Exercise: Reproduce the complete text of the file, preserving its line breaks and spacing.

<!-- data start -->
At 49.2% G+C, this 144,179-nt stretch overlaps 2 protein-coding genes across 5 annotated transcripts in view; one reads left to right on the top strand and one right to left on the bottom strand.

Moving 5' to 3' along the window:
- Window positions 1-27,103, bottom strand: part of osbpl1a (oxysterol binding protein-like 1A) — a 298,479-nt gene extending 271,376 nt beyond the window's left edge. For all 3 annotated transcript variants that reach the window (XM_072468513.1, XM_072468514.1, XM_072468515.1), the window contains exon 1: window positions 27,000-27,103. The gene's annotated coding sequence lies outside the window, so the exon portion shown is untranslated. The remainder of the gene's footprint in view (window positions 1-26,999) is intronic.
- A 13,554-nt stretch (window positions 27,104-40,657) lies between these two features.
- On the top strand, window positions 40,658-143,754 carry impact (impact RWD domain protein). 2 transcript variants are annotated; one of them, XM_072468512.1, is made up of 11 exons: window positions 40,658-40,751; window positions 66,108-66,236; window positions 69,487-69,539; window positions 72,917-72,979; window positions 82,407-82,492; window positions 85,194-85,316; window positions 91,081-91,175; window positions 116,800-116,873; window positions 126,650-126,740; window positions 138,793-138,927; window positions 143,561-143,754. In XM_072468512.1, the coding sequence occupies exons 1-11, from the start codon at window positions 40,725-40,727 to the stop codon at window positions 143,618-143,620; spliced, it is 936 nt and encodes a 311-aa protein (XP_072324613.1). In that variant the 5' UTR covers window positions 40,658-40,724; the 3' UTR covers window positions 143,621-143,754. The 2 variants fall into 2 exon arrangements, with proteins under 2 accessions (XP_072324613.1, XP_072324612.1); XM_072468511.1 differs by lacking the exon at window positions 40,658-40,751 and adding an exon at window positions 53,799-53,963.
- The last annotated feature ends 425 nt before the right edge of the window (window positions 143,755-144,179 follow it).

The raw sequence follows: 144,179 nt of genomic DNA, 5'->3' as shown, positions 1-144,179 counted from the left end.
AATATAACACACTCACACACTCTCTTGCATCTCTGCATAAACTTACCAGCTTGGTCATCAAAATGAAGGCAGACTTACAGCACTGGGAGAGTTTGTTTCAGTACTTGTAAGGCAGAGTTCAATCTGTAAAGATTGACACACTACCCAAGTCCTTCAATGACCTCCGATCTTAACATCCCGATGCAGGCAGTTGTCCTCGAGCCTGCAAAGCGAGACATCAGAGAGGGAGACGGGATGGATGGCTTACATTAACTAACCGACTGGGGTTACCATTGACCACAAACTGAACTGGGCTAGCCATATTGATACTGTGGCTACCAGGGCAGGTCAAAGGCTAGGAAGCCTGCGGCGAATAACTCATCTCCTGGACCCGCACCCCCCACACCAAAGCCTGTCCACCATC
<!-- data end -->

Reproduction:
At 49.2% G+C, this 144,179-nt stretch overlaps 2 protein-coding genes across 5 annotated transcripts in view; one reads left to right on the top strand and one right to left on the bottom strand.

Moving 5' to 3' along the window:
- Window positions 1-27,103, bottom strand: part of osbpl1a (oxysterol binding protein-like 1A) — a 298,479-nt gene extending 271,376 nt beyond the window's left edge. For all 3 annotated transcript variants that reach the window (XM_072468513.1, XM_072468514.1, XM_072468515.1), the window contains exon 1: window positions 27,000-27,103. The gene's annotated coding sequence lies outside the window, so the exon portion shown is untranslated. The remainder of the gene's footprint in view (window positions 1-26,999) is intronic.
- A 13,554-nt stretch (window positions 27,104-40,657) lies between these two features.
- On the top strand, window positions 40,658-143,754 carry impact (impact RWD domain protein). 2 transcript variants are annotated; one of them, XM_072468512.1, is made up of 11 exons: window positions 40,658-40,751; window positions 66,108-66,236; window positions 69,487-69,539; window positions 72,917-72,979; window positions 82,407-82,492; window positions 85,194-85,316; window positions 91,081-91,175; window positions 116,800-116,873; window positions 126,650-126,740; window positions 138,793-138,927; window positions 143,561-143,754. In XM_072468512.1, the coding sequence occupies exons 1-11, from the start codon at window positions 40,725-40,727 to the stop codon at window positions 143,618-143,620; spliced, it is 936 nt and encodes a 311-aa protein (XP_072324613.1). In that variant the 5' UTR covers window positions 40,658-40,724; the 3' UTR covers window positions 143,621-143,754. The 2 variants fall into 2 exon arrangements, with proteins under 2 accessions (XP_072324613.1, XP_072324612.1); XM_072468511.1 differs by lacking the exon at window positions 40,658-40,751 and adding an exon at window positions 53,799-53,963.
- The last annotated feature ends 425 nt before the right edge of the window (window positions 143,755-144,179 follow it).

The raw sequence follows: 144,179 nt of genomic DNA, 5'->3' as shown, positions 1-144,179 counted from the left end.
AATATAACACACTCACACACTCTCTTGCATCTCTGCATAAACTTACCAGCTTGGTCATCAAAATGAAGGCAGACTTACAGCACTGGGAGAGTTTGTTTCAGTACTTGTAAGGCAGAGTTCAATCTGTAAAGATTGACACACTACCCAAGTCCTTCAATGACCTCCGATCTTAACATCCCGATGCAGGCAGTTGTCCTCGAGCCTGCAAAGCGAGACATCAGAGAGGGAGACGGGATGGATGGCTTACATTAACTAACCGACTGGGGTTACCATTGACCACAAACTGAACTGGGCTAGCCATATTGATACTGTGGCTACCAGGGCAGGTCAAAGGCTAGGAAGCCTGCGGCGAATAACTCATCTCCTGGACCCGCACCCCCCACACCAAAGCCTGTCCACCATC